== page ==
Even before the start of the World War II, the infrastructure on the territory of the Norilsk Combine was actively developing and an important task was the growth of agriculture. Great attention was paid to it.
It was about growing vegetables, herbs and even heat-loving fruit such as melons and watermelons. Greenhouses appeared in Norilsk, where up to three and a half tons of fruit and vegetables were harvested per season.
Moreover, hives were installed in some greenhouses, and bees pollinated plants. The side effect of this know-how was honey. Soviet scientists even developed technologies that would allow Norilsk bees to “work” in greenhouse conditions all year round, but this practice turned to be costly and did not take root.
A couple of years ago, the question of the hives’s appearance in the open spaces of Taimyr was raised again. Not in the greenhouse, but in the open air. The idea of making an apiary by the lake on the Putorana plateau was presented by the head of the Taimyr Researchers Club (TRC) Stanislav Stryuchkov.
“Before the revolution, Jonas Lid, an entrepreneur from Norway, worked in the northern Yenisei region where Igarka is situated now. He raised cattle, grew flax and got honey. If it was possible at that time why not try now, although we are located a little more to the north from Igarka? ” – reasoned Stanislav.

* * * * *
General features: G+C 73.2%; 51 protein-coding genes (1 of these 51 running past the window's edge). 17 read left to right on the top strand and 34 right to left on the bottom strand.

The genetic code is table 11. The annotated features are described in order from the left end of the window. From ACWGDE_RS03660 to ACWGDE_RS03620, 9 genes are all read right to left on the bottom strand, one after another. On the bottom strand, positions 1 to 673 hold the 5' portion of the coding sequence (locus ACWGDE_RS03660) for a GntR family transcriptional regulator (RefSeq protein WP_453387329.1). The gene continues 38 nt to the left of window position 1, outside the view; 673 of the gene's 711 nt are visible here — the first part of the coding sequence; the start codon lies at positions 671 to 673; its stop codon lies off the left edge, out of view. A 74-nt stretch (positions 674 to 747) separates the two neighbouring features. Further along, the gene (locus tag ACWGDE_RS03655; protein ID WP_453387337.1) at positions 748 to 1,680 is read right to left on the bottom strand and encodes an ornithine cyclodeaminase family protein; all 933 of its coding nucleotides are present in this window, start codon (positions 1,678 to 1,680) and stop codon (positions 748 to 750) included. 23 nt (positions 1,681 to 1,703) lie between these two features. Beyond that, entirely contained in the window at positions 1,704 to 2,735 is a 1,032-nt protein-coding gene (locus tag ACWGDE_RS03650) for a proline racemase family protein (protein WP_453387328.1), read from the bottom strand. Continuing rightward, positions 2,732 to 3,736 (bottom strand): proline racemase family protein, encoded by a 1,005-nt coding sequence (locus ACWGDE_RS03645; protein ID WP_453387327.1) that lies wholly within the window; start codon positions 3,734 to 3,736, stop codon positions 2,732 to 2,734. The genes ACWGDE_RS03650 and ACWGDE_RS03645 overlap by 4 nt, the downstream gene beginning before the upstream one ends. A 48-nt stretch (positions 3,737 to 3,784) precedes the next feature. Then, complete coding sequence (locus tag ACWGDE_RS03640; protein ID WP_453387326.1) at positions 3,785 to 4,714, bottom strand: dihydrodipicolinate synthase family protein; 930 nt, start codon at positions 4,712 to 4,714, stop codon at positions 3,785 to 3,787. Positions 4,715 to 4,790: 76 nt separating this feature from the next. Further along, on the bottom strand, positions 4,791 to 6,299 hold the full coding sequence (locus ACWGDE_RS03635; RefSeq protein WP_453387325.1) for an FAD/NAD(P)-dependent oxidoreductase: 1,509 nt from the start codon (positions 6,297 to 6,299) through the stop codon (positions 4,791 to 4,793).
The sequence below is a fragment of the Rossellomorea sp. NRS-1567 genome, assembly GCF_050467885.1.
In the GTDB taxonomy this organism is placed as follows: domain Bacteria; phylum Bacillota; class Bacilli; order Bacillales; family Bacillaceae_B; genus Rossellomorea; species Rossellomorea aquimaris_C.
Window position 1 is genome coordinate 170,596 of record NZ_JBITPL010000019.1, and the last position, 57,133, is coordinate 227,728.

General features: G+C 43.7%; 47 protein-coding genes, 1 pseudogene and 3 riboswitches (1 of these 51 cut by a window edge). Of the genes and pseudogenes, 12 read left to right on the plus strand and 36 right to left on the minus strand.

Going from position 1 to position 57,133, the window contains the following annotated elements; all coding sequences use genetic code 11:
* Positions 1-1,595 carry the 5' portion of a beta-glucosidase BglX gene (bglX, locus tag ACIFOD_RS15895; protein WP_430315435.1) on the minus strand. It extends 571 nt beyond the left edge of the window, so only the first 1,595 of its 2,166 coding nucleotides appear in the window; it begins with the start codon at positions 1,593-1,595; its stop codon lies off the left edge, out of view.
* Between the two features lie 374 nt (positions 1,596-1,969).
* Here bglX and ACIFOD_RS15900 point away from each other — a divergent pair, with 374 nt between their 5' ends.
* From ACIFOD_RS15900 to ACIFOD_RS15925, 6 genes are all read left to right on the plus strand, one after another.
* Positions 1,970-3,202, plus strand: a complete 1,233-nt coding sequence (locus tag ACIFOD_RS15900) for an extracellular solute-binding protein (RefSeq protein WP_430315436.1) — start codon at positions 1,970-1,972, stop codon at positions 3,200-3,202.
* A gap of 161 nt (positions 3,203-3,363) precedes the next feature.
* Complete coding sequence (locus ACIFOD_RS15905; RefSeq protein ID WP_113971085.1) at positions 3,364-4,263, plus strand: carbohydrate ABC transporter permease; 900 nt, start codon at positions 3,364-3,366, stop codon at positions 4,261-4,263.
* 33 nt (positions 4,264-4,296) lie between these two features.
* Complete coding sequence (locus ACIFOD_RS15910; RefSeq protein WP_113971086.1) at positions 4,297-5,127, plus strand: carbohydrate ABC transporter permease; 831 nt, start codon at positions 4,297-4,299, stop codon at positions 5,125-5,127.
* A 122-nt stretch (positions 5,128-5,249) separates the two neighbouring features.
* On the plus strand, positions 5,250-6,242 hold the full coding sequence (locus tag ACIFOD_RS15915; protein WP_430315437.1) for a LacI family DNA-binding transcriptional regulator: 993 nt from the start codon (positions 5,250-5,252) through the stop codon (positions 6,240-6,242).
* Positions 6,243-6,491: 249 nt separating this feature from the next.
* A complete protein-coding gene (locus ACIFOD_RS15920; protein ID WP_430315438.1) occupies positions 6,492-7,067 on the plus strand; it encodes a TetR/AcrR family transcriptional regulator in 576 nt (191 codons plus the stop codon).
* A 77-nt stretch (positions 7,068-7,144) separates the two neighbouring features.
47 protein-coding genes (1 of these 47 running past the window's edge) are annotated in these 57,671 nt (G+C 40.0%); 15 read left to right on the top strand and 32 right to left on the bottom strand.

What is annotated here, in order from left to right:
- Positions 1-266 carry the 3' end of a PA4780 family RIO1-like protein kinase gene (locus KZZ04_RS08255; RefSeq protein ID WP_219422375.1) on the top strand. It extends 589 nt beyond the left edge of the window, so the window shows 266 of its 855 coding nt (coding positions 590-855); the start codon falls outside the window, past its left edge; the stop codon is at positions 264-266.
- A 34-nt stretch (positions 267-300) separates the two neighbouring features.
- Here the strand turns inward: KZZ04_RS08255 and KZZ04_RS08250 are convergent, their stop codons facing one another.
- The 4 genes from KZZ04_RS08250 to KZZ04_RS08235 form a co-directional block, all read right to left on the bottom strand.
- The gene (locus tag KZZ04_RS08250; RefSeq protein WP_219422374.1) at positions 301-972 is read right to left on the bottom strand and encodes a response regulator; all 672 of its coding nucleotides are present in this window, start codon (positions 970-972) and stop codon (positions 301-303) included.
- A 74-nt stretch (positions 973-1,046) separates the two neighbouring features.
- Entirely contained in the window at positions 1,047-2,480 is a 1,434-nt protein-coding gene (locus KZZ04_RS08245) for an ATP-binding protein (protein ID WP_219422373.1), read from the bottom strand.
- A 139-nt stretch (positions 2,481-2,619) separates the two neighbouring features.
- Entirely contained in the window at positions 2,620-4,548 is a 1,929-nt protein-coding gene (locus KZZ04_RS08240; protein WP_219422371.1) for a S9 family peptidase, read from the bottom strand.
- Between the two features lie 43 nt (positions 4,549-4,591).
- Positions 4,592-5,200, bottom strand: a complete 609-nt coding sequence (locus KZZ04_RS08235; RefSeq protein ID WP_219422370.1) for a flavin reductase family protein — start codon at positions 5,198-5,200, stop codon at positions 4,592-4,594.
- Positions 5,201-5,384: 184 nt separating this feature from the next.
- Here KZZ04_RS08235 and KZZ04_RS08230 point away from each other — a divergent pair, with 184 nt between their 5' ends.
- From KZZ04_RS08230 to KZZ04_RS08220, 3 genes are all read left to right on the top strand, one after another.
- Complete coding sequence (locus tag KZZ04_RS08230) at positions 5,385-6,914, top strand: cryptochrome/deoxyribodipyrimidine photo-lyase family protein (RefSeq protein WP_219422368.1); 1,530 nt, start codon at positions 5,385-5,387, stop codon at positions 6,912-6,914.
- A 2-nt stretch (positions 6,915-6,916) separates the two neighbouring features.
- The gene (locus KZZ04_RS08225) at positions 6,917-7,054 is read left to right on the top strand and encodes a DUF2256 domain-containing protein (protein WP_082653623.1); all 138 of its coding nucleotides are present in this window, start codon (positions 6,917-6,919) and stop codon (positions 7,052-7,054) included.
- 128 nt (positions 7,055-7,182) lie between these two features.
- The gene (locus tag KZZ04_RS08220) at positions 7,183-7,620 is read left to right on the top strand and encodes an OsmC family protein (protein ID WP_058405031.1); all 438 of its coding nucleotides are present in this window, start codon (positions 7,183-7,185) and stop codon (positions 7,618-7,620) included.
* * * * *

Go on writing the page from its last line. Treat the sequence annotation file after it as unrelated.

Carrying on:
With the support of Andrei Kaiser, a doctor of biological sciences at the Research Institute of Agriculture and Ecology of the Arctic, who was also interested in this issue, he decided to develop the topic.
According to Stanislav, you can collect a unique “tiered” honey under favorable conditions on the plateau in summer. After all, the territory of Putorana includes various natural landscapes – from the forest tundra to the arctic desert, and the flowering period of plants in different areas occurs from late May to late August. All this gives bees a chance to gather at least a little honey over the summer. The precedent is important – the very fact of getting honey beyond the Arctic Circle
The apiary project requires funding. In theory, the TRC representatives substantiated the prospects for their ideas and are ready to submit an appropriate application to one of the grantors, for example, to the Nornickel company’s World of New Opportunities program. But to complete the task you need a contractor, a specialist who will be involved in the project and will do the job. There were such people in TRC, but for various reasons they could not participate in long-term work.
While the question remains open, and the idea that the Norilsk people can get honey in conditions that seem unsuitable for this, it still warms the souls of researchers, scientists and many people familiar with the history of agriculture in Taimyr.
Text: Yulia Gubeladze, Photo: Nikolay Schipko